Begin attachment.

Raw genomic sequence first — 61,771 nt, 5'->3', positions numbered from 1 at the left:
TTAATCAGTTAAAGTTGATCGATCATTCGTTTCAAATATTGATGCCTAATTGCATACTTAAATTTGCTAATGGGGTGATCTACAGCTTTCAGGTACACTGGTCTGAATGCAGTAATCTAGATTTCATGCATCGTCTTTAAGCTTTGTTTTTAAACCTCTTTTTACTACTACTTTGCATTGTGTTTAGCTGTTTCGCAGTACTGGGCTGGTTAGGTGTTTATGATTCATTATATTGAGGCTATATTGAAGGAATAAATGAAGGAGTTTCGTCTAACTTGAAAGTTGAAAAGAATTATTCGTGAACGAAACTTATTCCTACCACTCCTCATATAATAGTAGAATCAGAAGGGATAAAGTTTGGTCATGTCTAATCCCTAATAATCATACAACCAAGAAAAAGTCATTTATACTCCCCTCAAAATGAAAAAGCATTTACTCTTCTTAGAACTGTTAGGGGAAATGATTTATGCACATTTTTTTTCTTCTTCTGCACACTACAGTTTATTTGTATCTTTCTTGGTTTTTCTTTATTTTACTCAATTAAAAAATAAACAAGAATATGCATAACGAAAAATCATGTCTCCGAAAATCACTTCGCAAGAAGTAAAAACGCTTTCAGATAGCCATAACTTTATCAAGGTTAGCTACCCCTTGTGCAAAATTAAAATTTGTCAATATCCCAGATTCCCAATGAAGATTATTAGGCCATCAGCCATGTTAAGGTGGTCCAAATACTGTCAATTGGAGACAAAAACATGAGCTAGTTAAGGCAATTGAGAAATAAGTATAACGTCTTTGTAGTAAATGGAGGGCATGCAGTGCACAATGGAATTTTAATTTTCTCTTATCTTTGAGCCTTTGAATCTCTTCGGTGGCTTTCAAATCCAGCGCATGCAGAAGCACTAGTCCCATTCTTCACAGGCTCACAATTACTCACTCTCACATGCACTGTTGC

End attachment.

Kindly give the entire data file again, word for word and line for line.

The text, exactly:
Raw genomic sequence first — 61,771 nt, 5'->3', positions numbered from 1 at the left:
TTAATCAGTTAAAGTTGATCGATCATTCGTTTCAAATATTGATGCCTAATTGCATACTTAAATTTGCTAATGGGGTGATCTACAGCTTTCAGGTACACTGGTCTGAATGCAGTAATCTAGATTTCATGCATCGTCTTTAAGCTTTGTTTTTAAACCTCTTTTTACTACTACTTTGCATTGTGTTTAGCTGTTTCGCAGTACTGGGCTGGTTAGGTGTTTATGATTCATTATATTGAGGCTATATTGAAGGAATAAATGAAGGAGTTTCGTCTAACTTGAAAGTTGAAAAGAATTATTCGTGAACGAAACTTATTCCTACCACTCCTCATATAATAGTAGAATCAGAAGGGATAAAGTTTGGTCATGTCTAATCCCTAATAATCATACAACCAAGAAAAAGTCATTTATACTCCCCTCAAAATGAAAAAGCATTTACTCTTCTTAGAACTGTTAGGGGAAATGATTTATGCACATTTTTTTTCTTCTTCTGCACACTACAGTTTATTTGTATCTTTCTTGGTTTTTCTTTATTTTACTCAATTAAAAAATAAACAAGAATATGCATAACGAAAAATCATGTCTCCGAAAATCACTTCGCAAGAAGTAAAAACGCTTTCAGATAGCCATAACTTTATCAAGGTTAGCTACCCCTTGTGCAAAATTAAAATTTGTCAATATCCCAGATTCCCAATGAAGATTATTAGGCCATCAGCCATGTTAAGGTGGTCCAAATACTGTCAATTGGAGACAAAAACATGAGCTAGTTAAGGCAATTGAGAAATAAGTATAACGTCTTTGTAGTAAATGGAGGGCATGCAGTGCACAATGGAATTTTAATTTTCTCTTATCTTTGAGCCTTTGAATCTCTTCGGTGGCTTTCAAATCCAGCGCATGCAGAAGCACTAGTCCCATTCTTCACAGGCTCACAATTACTCACTCTCACATGCACTGTTGC